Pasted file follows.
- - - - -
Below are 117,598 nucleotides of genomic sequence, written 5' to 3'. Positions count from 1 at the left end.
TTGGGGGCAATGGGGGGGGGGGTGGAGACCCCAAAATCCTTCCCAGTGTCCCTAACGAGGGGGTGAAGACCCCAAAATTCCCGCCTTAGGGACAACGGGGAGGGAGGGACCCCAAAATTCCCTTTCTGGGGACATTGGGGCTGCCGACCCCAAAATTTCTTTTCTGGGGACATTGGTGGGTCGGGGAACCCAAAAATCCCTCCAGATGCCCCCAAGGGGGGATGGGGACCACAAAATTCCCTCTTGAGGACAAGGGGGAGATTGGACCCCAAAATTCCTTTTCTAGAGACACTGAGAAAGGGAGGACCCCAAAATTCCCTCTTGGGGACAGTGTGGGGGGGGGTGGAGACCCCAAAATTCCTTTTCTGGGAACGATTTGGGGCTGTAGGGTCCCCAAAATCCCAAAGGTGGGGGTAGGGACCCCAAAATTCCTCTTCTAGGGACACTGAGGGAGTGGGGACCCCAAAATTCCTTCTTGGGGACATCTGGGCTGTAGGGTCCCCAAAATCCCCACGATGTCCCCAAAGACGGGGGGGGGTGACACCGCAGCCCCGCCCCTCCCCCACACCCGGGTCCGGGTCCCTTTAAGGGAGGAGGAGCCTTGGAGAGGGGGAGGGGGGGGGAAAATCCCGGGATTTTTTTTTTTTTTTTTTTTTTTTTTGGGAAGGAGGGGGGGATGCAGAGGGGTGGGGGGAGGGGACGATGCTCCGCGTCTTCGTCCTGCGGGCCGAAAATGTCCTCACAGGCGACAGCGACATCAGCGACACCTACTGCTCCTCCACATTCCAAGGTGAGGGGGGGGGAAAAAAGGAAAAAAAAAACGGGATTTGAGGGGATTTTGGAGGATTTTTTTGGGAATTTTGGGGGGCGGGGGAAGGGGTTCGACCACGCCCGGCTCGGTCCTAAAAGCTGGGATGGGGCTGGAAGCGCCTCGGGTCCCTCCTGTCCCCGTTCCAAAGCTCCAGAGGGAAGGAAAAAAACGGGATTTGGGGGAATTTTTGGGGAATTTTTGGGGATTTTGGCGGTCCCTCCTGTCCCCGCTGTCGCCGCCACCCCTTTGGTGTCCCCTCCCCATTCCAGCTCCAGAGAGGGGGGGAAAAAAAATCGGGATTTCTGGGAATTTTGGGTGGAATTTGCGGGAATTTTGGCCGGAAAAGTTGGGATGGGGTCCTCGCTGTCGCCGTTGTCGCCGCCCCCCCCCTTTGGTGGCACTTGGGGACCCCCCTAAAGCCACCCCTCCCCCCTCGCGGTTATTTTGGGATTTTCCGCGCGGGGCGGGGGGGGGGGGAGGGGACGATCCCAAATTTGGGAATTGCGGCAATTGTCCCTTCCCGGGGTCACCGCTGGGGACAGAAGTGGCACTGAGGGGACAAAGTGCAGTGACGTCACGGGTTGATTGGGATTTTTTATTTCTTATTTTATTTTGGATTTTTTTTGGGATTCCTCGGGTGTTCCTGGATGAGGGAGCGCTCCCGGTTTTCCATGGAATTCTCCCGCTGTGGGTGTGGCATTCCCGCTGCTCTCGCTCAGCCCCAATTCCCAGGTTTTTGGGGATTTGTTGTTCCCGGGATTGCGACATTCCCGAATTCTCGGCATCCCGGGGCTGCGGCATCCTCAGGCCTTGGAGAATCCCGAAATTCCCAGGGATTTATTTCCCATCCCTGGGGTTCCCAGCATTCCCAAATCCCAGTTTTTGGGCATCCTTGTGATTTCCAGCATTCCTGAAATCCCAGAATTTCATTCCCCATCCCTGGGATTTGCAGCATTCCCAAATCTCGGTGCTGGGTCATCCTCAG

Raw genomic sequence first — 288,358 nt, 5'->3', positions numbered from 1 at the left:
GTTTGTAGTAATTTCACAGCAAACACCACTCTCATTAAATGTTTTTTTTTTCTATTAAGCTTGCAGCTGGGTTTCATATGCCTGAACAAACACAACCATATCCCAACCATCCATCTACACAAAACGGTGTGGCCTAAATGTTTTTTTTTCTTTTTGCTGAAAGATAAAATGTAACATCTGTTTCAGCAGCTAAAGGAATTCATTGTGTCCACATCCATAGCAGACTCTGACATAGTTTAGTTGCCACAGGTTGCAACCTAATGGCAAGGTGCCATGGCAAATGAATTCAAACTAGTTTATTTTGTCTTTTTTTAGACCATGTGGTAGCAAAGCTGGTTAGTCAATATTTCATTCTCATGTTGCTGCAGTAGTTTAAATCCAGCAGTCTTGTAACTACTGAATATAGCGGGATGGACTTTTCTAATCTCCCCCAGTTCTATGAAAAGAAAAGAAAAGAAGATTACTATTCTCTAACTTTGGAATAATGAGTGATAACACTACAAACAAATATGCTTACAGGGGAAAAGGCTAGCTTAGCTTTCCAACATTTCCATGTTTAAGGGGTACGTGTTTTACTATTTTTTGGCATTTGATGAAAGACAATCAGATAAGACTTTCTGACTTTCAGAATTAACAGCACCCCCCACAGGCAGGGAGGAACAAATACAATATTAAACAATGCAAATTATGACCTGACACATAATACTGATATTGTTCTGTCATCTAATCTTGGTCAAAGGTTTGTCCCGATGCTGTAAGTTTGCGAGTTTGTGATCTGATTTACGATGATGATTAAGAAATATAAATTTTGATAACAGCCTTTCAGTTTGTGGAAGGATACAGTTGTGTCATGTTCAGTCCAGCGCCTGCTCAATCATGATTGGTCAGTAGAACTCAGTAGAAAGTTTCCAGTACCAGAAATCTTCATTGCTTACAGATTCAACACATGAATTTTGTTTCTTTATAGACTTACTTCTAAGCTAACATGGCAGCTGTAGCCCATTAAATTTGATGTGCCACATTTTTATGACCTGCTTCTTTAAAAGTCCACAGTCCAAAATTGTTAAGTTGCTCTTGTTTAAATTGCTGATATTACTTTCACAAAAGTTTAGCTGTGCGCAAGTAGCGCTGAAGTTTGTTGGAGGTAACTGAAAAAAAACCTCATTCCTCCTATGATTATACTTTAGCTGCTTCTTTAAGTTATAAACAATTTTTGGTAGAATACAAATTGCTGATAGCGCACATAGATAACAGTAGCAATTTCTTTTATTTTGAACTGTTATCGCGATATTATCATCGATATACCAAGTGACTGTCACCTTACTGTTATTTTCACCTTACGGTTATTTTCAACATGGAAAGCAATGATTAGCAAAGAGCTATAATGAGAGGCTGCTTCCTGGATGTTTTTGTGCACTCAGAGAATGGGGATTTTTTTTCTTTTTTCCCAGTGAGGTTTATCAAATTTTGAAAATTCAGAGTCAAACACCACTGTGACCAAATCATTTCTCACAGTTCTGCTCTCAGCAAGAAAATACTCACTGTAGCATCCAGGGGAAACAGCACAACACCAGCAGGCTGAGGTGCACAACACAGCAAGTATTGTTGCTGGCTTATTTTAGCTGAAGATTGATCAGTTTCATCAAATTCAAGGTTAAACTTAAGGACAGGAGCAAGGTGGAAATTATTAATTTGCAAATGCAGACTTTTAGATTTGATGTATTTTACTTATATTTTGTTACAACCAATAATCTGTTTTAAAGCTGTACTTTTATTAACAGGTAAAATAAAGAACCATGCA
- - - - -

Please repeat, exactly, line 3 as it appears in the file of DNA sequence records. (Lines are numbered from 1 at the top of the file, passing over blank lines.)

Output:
Raw genomic sequence first — 288,358 nt, 5'->3', positions numbered from 1 at the left: